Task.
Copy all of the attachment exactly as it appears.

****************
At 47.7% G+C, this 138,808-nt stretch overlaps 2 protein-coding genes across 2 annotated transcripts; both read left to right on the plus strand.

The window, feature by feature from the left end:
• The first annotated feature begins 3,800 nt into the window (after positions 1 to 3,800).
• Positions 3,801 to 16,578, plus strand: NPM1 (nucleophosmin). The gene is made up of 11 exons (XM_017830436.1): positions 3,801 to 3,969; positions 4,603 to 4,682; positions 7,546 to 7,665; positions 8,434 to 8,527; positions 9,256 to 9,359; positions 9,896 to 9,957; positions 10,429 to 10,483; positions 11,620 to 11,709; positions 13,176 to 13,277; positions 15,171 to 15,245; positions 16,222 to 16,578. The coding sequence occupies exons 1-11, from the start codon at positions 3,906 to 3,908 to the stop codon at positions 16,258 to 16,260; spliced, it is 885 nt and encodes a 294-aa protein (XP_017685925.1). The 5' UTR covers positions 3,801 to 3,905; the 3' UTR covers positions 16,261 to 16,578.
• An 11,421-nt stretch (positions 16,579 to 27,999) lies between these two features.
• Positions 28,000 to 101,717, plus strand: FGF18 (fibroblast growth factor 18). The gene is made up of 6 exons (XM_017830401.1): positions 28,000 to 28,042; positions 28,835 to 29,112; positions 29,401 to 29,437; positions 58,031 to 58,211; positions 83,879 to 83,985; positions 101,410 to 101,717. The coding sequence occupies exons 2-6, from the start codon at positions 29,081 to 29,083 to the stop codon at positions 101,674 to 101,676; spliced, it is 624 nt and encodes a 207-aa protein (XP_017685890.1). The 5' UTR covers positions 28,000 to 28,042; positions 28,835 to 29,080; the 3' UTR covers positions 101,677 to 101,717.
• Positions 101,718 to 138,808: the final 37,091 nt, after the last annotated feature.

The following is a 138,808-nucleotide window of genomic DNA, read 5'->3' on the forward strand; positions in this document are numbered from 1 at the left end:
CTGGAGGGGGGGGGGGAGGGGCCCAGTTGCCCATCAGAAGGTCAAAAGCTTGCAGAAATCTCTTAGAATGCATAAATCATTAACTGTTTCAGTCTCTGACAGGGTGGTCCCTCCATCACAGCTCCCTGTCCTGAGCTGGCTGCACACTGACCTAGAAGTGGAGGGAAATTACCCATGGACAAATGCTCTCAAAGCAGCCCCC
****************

At 47.7% G+C, this 138,808-nt stretch overlaps 2 protein-coding genes across 2 annotated transcripts; both read left to right on the plus strand.

The window, feature by feature from the left end:
• The first annotated feature begins 3,800 nt into the window (after positions 1 to 3,800).
• Positions 3,801 to 16,578, plus strand: NPM1 (nucleophosmin). The gene is made up of 11 exons (XM_017830436.1): positions 3,801 to 3,969; positions 4,603 to 4,682; positions 7,546 to 7,665; positions 8,434 to 8,527; positions 9,256 to 9,359; positions 9,896 to 9,957; positions 10,429 to 10,483; positions 11,620 to 11,709; positions 13,176 to 13,277; positions 15,171 to 15,245; positions 16,222 to 16,578. The coding sequence occupies exons 1-11, from the start codon at positions 3,906 to 3,908 to the stop codon at positions 16,258 to 16,260; spliced, it is 885 nt and encodes a 294-aa protein (XP_017685925.1). The 5' UTR covers positions 3,801 to 3,905; the 3' UTR covers positions 16,261 to 16,578.
• An 11,421-nt stretch (positions 16,579 to 27,999) lies between these two features.
• Positions 28,000 to 101,717, plus strand: FGF18 (fibroblast growth factor 18). The gene is made up of 6 exons (XM_017830401.1): positions 28,000 to 28,042; positions 28,835 to 29,112; positions 29,401 to 29,437; positions 58,031 to 58,211; positions 83,879 to 83,985; positions 101,410 to 101,717. The coding sequence occupies exons 2-6, from the start codon at positions 29,081 to 29,083 to the stop codon at positions 101,674 to 101,676; spliced, it is 624 nt and encodes a 207-aa protein (XP_017685890.1). The 5' UTR covers positions 28,000 to 28,042; positions 28,835 to 29,080; the 3' UTR covers positions 101,677 to 101,717.
• Positions 101,718 to 138,808: the final 37,091 nt, after the last annotated feature.

The following is a 138,808-nucleotide window of genomic DNA, read 5'->3' on the forward strand; positions in this document are numbered from 1 at the left end:
CTGGAGGGGGGGGGGGAGGGGCCCAGTTGCCCATCAGAAGGTCAAAAGCTTGCAGAAATCTCTTAGAATGCATAAATCATTAACTGTTTCAGTCTCTGACAGGGTGGTCCCTCCATCACAGCTCCCTGTCCTGAGCTGGCTGCACACTGACCTAGAAGTGGAGGGAAATTACCCATGGACAAATGCTCTCAAAGCAGCCCCC